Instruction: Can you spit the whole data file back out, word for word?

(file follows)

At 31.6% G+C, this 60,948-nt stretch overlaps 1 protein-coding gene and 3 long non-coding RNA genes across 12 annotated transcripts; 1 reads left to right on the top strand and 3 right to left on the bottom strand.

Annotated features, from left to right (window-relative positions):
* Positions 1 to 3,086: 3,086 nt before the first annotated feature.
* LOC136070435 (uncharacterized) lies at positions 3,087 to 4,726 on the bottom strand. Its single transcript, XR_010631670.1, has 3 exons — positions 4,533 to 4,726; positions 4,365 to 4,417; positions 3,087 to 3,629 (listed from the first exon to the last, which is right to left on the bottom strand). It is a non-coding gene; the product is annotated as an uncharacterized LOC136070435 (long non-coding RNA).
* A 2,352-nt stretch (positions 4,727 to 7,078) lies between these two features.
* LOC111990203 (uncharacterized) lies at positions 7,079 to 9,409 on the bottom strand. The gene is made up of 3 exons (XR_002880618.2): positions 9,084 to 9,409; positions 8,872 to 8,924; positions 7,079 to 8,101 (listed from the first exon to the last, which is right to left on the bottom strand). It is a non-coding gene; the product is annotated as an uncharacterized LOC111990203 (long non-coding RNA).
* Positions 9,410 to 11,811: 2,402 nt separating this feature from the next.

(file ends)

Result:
At 31.6% G+C, this 60,948-nt stretch overlaps 1 protein-coding gene and 3 long non-coding RNA genes across 12 annotated transcripts; 1 reads left to right on the top strand and 3 right to left on the bottom strand.

Annotated features, from left to right (window-relative positions):
* Positions 1 to 3,086: 3,086 nt before the first annotated feature.
* LOC136070435 (uncharacterized) lies at positions 3,087 to 4,726 on the bottom strand. Its single transcript, XR_010631670.1, has 3 exons — positions 4,533 to 4,726; positions 4,365 to 4,417; positions 3,087 to 3,629 (listed from the first exon to the last, which is right to left on the bottom strand). It is a non-coding gene; the product is annotated as an uncharacterized LOC136070435 (long non-coding RNA).
* A 2,352-nt stretch (positions 4,727 to 7,078) lies between these two features.
* LOC111990203 (uncharacterized) lies at positions 7,079 to 9,409 on the bottom strand. The gene is made up of 3 exons (XR_002880618.2): positions 9,084 to 9,409; positions 8,872 to 8,924; positions 7,079 to 8,101 (listed from the first exon to the last, which is right to left on the bottom strand). It is a non-coding gene; the product is annotated as an uncharacterized LOC111990203 (long non-coding RNA).
* Positions 9,410 to 11,811: 2,402 nt separating this feature from the next.